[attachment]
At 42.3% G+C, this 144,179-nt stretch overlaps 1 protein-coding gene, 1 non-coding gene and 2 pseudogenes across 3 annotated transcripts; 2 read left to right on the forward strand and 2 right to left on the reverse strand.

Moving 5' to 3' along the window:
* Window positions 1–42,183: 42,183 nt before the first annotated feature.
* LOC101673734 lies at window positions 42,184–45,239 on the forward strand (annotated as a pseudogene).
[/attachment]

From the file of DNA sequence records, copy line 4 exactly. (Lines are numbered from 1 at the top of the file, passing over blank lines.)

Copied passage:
* LOC101673734 lies at window positions 42,184–45,239 on the forward strand (annotated as a pseudogene).